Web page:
If you rotate your camera around some randomly chosen point, your images will have parallax and your stitches will be bad.
With most lenses, there is one special point around which you can rotate your camera and get no parallax.
In the panorama photography community, that special no-parallax point is called the "nodal point" or "entrance pupil".
Periodically there is debate about what it ought to be called. In the physics and optics communities, the term "nodal point" means something else entirely, a place in the optical path that is of no significance to most photographers. Those communities have no special name for the no-parallax point, and their term "entrance pupil" properly refers to a region around the no-parallax point, rather than the point itself. (The entrance pupil is the image of the limiting aperture or diaphragm, as seen through the front of the lens.) Sigh...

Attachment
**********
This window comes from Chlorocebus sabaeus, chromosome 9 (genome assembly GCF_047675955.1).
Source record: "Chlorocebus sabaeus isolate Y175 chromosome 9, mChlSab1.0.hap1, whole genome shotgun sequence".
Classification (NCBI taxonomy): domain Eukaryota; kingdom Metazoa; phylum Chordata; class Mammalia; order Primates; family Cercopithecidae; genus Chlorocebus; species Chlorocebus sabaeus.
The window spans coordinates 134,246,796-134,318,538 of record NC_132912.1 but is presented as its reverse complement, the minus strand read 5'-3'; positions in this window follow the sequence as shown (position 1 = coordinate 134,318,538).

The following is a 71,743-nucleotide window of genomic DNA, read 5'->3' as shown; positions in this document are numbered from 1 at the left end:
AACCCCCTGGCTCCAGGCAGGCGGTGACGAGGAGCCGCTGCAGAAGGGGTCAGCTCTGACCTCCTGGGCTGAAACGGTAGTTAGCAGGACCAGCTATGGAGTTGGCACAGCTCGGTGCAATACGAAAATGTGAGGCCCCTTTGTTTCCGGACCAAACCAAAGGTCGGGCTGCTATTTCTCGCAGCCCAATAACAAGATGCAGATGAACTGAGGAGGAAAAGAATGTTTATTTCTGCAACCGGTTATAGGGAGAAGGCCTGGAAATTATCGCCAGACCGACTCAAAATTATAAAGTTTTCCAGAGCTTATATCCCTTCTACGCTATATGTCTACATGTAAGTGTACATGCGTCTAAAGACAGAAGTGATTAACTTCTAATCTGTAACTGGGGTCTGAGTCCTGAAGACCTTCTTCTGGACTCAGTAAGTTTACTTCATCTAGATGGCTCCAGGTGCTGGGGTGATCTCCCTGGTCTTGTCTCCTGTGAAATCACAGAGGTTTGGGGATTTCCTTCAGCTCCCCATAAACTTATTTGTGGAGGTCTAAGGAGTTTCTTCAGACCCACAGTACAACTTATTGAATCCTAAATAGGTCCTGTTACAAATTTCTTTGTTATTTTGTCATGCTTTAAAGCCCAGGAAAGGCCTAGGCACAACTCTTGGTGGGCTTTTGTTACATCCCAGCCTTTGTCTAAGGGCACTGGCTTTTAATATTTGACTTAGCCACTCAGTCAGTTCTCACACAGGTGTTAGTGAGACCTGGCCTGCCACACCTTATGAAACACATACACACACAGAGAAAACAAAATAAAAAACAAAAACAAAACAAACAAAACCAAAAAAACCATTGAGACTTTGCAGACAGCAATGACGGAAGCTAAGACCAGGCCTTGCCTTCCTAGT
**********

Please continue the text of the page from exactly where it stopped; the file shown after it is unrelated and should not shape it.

Everything considered, the best term for the no-parallax point is probably "entrance pupil". But if you do say "nodal point" while talking about panoramas, everyone will understand what you mean.
Regardless of what you call the no-parallax point, it is easily found by trial and error. Just adjust the rotation point so that foreground and background points stay lined up.
Some lenses, notably fisheyes, do not have a single no-parallax point because the location of the entrance pupil depends on the angle away from the lens axis. With such lenses, it is good to pick one angle at which you like to stitch, and rotate your camera around a point that gives no parallax at that angle.
To facilitate finding the no-parallax point for other people, please fill the measurements you have found for your Camera / Lens / Focal Length combination in the Entrance Pupil Database
Big Ben's Panorama Tutorials, Determining the Nodal Point of a Lens.
Alain Hamblenne, The Grid